Monday, June 9, 2008

Praying successfully

This is part 3 of a series based on the book Celebration of Discipline by Richard Foster.

In my opinion, prayer seems to be the most common (and yet still misunderstood) of the spiritual disciplines. Many of us learn to pray at a young age when we go to bed and before meals. The prayers I learned early were memorized, and I can still recite one! As we get older, we begin having conversations with God. Some of these early "conversation" prayers may be the best we'll pray for years. Why? Because children often trust that what they ask will be granted, more so than adults. Foster offers a great example of a child asking their parent for a sandwich. The child trusts that there will be a sandwich any time they want one, and doesn't worry about packing food away for a day when the sandwich won't come. Foster explains that many children present their requests to God with the same faith that God will take care of it if they ask.

As adults, we often struggle with this kind of request/expectational prayer- fearing that we, as imperfect beings, don't have the right to expect something of God. Well, to put summarize Foster's point, what's the point in praying if you don't want something bad enough to believe that it will be granted? At the beginning of the chapter on prayer, Foster gives a great quote about prayer: "In prayer, real prayer, we begin to think God's throughs after him, to desire the things he desires, to love the things he loves, to will the things he wills." (Foster, p.33) In essence, Foster argues that as we begin to pray correctly, it is not God's will conforming to our requests, but rather our being more in tune with the will of God causes our requests to fit into God's will and plan.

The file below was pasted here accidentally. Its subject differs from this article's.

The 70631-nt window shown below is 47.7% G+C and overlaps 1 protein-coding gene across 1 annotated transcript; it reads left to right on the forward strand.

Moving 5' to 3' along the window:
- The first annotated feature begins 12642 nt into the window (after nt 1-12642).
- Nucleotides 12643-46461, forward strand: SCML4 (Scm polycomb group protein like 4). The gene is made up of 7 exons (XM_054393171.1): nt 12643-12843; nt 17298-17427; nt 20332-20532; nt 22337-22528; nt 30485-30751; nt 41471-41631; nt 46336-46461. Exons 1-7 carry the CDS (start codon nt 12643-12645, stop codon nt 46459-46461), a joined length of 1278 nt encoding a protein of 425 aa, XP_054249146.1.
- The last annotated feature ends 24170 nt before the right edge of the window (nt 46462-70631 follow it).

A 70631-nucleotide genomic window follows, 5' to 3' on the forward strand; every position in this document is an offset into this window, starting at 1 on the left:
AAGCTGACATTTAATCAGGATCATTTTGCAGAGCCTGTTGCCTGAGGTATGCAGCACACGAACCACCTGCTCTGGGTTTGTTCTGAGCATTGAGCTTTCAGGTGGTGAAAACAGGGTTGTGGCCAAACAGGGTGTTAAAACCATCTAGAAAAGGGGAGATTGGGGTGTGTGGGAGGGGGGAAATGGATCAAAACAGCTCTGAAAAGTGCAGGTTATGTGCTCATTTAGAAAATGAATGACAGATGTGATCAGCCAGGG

Still, Foster argues, there is a time for a prayer recognizing that sometimes we do not fully understand the workings of God. Christ understood this when he prayed in the Garden (Matthew 26:39). In order to avoid constantly praying about things that your will doesn't agree with God's, Foster suggests that intercessory prayer should only be used when you feel deeply moved by the topic- he argues that the reason you may be moved is that you are being called to pursue God's help in the situation.

I cannot begin to summarize the chapter, instead, I would suggest reading the book for yourself. But I'll conclude with a quote Foster gives: " Listening to the Lord is the first thing, the second thing, and the third thing neceessary for successful intercession." (Foster, p. 39)

Read part 1- Introduction Read part 2- Meditation

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